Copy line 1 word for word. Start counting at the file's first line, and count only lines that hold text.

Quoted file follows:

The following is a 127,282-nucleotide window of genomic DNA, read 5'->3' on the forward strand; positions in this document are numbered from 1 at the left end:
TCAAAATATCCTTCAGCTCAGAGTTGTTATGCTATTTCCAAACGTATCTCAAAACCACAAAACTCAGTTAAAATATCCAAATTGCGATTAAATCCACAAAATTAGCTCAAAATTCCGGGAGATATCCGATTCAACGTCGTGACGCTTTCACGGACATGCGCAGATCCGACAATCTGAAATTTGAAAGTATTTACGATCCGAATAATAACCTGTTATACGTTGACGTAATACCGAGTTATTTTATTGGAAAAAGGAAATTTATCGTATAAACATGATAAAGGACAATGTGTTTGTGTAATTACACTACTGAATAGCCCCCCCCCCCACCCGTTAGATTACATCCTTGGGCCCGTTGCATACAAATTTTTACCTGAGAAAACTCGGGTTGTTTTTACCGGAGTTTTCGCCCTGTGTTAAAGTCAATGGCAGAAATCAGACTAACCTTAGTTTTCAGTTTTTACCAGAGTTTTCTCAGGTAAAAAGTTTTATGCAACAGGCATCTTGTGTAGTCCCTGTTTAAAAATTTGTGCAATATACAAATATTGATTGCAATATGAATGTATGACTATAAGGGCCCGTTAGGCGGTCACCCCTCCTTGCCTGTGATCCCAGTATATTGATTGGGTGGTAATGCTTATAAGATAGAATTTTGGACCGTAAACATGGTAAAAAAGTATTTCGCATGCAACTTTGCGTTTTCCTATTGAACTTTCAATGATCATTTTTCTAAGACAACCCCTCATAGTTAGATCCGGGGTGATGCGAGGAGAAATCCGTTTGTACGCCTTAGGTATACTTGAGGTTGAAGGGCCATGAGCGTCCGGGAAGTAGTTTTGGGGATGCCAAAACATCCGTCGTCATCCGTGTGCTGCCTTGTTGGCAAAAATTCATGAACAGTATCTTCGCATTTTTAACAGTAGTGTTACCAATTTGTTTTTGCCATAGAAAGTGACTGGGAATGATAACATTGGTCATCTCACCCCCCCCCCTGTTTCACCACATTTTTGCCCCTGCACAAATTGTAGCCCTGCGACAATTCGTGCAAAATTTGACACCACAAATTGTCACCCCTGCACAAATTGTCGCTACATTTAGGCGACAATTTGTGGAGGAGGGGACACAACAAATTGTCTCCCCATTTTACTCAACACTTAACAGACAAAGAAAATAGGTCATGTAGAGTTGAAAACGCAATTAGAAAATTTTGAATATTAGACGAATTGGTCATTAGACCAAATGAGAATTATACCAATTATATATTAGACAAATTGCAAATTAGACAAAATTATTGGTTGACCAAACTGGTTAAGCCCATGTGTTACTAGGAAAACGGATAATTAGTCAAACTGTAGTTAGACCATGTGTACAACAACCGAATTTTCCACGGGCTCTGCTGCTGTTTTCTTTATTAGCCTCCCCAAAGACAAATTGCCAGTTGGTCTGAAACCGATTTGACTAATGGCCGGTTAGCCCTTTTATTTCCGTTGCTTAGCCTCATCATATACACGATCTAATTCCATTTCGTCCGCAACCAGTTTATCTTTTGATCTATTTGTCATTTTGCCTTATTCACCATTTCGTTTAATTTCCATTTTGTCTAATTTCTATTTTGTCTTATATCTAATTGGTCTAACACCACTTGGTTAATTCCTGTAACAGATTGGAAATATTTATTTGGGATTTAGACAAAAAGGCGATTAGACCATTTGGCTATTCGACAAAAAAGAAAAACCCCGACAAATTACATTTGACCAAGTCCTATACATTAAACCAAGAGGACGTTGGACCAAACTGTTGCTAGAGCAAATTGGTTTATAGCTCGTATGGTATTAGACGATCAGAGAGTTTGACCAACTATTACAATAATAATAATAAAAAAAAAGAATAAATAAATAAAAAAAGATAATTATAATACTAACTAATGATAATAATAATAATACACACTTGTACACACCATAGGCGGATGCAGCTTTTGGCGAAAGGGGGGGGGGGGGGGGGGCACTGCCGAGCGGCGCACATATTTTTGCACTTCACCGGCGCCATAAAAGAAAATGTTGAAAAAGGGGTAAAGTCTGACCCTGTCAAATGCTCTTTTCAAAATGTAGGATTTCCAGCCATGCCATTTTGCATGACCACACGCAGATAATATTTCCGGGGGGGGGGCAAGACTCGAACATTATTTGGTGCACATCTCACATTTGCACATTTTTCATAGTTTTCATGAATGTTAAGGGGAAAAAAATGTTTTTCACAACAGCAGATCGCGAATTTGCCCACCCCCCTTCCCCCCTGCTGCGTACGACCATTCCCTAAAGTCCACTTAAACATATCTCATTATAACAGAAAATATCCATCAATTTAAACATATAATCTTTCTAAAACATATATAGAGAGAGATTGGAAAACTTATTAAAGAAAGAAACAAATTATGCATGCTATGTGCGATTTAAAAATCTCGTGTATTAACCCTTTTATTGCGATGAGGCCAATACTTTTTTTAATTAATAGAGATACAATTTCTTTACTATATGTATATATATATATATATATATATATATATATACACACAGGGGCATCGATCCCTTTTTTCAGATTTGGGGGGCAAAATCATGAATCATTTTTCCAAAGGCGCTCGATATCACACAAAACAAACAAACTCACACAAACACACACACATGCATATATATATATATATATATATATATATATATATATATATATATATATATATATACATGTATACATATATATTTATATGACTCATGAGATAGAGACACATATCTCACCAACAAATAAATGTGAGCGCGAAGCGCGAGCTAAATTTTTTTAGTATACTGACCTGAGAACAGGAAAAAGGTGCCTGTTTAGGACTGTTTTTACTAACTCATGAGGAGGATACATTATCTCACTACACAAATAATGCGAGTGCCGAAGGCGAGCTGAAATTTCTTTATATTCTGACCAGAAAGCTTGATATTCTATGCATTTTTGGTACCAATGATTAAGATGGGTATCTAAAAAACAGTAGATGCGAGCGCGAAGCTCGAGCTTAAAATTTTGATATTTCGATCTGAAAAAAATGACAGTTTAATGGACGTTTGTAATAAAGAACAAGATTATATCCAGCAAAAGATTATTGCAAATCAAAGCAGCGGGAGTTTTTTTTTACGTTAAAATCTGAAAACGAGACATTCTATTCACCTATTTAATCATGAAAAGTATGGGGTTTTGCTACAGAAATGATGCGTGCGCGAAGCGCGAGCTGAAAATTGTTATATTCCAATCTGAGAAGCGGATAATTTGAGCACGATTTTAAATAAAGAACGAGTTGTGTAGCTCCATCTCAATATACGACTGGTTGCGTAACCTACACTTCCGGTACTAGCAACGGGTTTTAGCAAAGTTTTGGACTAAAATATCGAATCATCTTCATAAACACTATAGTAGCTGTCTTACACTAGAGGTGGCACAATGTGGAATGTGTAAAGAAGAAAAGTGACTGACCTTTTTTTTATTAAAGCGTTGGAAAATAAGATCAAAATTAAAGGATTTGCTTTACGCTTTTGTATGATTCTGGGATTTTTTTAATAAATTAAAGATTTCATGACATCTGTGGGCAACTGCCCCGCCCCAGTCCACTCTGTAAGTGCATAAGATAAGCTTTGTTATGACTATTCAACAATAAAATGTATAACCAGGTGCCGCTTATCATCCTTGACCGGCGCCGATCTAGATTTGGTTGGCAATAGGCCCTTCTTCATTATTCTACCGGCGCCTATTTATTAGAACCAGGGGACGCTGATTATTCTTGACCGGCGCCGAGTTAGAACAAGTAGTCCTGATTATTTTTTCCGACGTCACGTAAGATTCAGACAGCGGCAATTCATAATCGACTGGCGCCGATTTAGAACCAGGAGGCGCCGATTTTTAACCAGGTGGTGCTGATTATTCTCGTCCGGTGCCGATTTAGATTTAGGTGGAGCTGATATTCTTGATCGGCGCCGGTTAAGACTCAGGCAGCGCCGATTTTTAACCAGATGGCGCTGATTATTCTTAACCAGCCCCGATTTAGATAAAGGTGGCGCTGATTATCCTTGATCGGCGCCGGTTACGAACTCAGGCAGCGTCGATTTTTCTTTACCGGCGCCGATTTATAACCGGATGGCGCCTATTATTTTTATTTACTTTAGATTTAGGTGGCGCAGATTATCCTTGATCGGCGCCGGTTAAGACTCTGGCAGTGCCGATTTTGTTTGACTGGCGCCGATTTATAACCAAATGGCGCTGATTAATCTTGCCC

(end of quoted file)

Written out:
The following is a 127,282-nucleotide window of genomic DNA, read 5'->3' on the forward strand; positions in this document are numbered from 1 at the left end: